In several countries major health care reforms have been implemented in the last decades. Most of these reforms focused on a shift from supply-side regulation to a more demand-side oriented system. Managed competition can be seen as a blue print for the reforms in several European countries including the Netherlands, Germany and Switzerland (Enthoven and van de Ven 2007, van de Ven 1996). With the introduction of managed competition, the structure of the health care market shifted to a more market oriented system in which third-party payers are responsible for the purchase of care. In most countries, health insurers function as third-party payers. Health insurers are given incentives and tools to act as prudent buyers of care on behalf of their enrollees. Enrollees are given incentives to encourage insurers to act as prudent buyers of care since they have to buy a health insurance plan on a competitive health insurance market. In this thesis we focus on the Dutch health care system. The introduction of the new Health Insurance Act (HIA) in 2006 has been a major step in the transition towards managed competition. Under the HIA all persons who legally live or work in the Netherlands are obliged to buy a basic benefit package from a private health insurer on a competitive health insurance market. Health insurers are obliged to accept all applicants against a community rated premium. Via a risk equalization fund health insurers are compensated for high risk enrollees. Consumers can receive subsidies that make insurance affordable for everyone (Van de Ven and Schut 2009). With the introduction of the HIA price competition on the health insurance market increased substantially. Moreover, insurers are given different tools to act as prudent buyers of care. Insurers can selectively contract with health care providers and offer different health plans to their enrollees including e.g. preferred provider plans and traditional fee-for-service plans.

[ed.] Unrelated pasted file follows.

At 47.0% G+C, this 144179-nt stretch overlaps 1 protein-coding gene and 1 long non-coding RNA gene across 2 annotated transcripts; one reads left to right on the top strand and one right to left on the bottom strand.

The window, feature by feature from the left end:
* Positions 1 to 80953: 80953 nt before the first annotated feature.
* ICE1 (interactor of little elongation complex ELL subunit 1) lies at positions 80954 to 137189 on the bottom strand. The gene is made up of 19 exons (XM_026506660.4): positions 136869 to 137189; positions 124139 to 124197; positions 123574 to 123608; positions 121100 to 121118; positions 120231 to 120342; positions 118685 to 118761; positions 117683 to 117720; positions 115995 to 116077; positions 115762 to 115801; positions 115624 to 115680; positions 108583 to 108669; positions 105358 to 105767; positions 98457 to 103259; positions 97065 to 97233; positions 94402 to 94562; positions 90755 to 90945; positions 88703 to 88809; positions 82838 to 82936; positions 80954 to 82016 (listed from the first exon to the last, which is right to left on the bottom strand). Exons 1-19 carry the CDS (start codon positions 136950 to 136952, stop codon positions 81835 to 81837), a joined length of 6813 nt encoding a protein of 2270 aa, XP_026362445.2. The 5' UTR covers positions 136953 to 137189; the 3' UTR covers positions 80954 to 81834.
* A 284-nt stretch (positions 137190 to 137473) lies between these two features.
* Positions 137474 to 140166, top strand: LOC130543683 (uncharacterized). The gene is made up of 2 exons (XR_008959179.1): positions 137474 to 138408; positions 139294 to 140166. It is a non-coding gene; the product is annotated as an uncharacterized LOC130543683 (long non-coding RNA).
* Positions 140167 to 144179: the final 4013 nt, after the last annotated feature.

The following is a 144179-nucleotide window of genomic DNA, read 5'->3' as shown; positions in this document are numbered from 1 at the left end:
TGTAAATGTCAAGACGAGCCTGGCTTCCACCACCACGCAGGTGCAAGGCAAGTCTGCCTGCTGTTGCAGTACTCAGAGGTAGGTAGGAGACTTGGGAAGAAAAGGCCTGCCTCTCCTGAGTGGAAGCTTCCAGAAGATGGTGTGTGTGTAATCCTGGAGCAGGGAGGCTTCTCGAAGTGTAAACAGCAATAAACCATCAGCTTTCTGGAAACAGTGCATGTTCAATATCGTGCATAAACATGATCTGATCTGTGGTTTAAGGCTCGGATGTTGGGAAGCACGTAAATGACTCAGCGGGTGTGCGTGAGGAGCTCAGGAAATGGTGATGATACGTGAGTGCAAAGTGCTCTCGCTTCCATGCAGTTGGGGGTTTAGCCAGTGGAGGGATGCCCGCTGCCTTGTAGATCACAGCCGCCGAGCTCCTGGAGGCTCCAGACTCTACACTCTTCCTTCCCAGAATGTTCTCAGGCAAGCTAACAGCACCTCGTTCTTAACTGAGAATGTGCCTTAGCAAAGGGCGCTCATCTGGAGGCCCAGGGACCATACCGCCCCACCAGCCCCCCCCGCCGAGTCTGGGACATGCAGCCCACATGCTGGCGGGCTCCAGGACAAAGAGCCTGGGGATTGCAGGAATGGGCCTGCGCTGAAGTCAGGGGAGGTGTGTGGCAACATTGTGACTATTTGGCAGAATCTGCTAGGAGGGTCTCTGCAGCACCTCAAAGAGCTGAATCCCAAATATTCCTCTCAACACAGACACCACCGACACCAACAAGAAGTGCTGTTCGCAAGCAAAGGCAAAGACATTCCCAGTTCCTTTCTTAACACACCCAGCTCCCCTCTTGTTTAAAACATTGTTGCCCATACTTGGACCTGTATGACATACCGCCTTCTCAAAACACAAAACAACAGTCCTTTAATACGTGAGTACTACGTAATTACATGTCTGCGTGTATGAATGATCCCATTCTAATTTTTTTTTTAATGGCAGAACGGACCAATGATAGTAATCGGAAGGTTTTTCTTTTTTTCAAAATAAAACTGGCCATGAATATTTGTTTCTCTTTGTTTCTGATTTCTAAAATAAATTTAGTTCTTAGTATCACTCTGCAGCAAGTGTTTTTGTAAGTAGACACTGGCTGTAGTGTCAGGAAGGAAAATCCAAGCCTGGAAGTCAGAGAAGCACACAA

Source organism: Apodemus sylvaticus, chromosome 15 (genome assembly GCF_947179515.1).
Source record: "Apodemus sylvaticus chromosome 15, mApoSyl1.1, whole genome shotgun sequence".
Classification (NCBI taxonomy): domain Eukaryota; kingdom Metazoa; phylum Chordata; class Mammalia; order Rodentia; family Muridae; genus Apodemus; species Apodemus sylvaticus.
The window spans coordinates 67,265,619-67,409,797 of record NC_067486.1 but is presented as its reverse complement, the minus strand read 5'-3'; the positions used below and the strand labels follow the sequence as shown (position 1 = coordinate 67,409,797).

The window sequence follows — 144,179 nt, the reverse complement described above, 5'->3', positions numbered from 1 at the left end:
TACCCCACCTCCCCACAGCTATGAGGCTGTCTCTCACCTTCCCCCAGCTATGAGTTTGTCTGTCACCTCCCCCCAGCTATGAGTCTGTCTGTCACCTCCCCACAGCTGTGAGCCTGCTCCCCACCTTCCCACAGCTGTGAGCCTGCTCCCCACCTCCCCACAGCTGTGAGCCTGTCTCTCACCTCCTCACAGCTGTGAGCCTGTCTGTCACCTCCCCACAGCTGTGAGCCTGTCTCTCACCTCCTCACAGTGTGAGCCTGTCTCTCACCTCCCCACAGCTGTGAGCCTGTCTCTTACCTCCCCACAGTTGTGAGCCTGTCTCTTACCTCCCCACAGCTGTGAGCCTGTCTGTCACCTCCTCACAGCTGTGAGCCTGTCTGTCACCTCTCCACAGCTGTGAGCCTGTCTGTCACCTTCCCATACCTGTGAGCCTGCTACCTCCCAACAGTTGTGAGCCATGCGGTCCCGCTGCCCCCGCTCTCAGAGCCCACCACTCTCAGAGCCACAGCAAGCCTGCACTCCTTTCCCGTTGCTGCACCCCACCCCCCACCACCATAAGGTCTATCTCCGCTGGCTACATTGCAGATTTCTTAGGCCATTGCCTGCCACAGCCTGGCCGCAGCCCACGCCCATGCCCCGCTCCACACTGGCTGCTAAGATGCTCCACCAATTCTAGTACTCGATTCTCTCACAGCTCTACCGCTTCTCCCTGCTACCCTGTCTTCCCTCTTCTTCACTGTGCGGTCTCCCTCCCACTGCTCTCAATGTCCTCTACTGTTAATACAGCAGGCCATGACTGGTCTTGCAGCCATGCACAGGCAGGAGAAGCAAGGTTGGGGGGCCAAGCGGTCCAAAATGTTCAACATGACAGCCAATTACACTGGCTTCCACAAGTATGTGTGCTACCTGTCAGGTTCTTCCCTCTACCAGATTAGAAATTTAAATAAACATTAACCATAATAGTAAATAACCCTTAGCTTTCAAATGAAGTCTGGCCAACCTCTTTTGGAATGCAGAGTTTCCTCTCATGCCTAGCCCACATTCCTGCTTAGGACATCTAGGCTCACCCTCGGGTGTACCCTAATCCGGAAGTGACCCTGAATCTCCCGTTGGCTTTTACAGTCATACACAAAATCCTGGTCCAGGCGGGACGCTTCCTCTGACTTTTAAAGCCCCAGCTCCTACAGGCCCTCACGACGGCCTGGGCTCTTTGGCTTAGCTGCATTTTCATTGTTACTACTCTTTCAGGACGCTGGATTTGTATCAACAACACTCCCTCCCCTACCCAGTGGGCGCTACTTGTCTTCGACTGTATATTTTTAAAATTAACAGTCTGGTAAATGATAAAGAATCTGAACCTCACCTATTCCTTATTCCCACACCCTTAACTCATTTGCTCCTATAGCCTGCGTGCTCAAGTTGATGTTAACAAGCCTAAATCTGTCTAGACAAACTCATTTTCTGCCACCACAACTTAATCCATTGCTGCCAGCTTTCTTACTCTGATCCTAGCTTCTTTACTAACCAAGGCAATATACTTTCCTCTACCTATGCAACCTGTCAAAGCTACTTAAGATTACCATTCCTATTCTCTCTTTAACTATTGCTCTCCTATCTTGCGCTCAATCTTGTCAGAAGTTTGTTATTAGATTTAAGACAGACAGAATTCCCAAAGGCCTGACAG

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Netherlands Organization for Health Research and Development, The Hague
F.T. Schut (Erik)
Erasmus University Rotterdam
Erasmus School of Health Policy & Management (ESHPM)

Boonen, L. (2009, November 17). Consumer channeling in health care: (im) possible?. Retrieved from